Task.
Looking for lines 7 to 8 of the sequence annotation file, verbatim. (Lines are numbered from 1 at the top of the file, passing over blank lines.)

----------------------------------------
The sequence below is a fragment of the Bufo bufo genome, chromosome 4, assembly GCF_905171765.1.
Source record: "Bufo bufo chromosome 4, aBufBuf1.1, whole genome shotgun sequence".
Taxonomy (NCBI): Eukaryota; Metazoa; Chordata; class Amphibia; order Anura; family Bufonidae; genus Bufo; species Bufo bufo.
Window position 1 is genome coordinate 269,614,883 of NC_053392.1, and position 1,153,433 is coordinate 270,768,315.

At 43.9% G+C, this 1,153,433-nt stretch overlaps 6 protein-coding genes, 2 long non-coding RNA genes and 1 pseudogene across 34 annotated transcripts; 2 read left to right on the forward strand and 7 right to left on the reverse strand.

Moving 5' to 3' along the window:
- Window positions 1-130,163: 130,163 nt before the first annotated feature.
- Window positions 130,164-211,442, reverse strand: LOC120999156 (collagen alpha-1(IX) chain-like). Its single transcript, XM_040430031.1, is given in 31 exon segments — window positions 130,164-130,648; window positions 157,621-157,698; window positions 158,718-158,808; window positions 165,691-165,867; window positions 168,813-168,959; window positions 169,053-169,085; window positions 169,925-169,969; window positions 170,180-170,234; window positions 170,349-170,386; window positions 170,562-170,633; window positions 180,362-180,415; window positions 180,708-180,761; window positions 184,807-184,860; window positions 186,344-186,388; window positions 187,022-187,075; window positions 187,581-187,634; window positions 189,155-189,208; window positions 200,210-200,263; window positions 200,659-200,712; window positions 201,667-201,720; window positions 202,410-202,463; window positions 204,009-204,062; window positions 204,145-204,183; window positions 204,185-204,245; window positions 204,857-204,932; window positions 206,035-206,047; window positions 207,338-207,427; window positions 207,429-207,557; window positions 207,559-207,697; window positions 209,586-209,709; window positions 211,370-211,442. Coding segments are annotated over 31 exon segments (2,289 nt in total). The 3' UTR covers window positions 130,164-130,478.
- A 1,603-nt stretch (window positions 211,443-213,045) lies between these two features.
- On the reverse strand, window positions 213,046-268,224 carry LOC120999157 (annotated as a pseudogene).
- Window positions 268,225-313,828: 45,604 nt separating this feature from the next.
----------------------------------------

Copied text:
- Window positions 1-130,163: 130,163 nt before the first annotated feature.
- Window positions 130,164-211,442, reverse strand: LOC120999156 (collagen alpha-1(IX) chain-like). Its single transcript, XM_040430031.1, is given in 31 exon segments — window positions 130,164-130,648; window positions 157,621-157,698; window positions 158,718-158,808; window positions 165,691-165,867; window positions 168,813-168,959; window positions 169,053-169,085; window positions 169,925-169,969; window positions 170,180-170,234; window positions 170,349-170,386; window positions 170,562-170,633; window positions 180,362-180,415; window positions 180,708-180,761; window positions 184,807-184,860; window positions 186,344-186,388; window positions 187,022-187,075; window positions 187,581-187,634; window positions 189,155-189,208; window positions 200,210-200,263; window positions 200,659-200,712; window positions 201,667-201,720; window positions 202,410-202,463; window positions 204,009-204,062; window positions 204,145-204,183; window positions 204,185-204,245; window positions 204,857-204,932; window positions 206,035-206,047; window positions 207,338-207,427; window positions 207,429-207,557; window positions 207,559-207,697; window positions 209,586-209,709; window positions 211,370-211,442. Coding segments are annotated over 31 exon segments (2,289 nt in total). The 3' UTR covers window positions 130,164-130,478.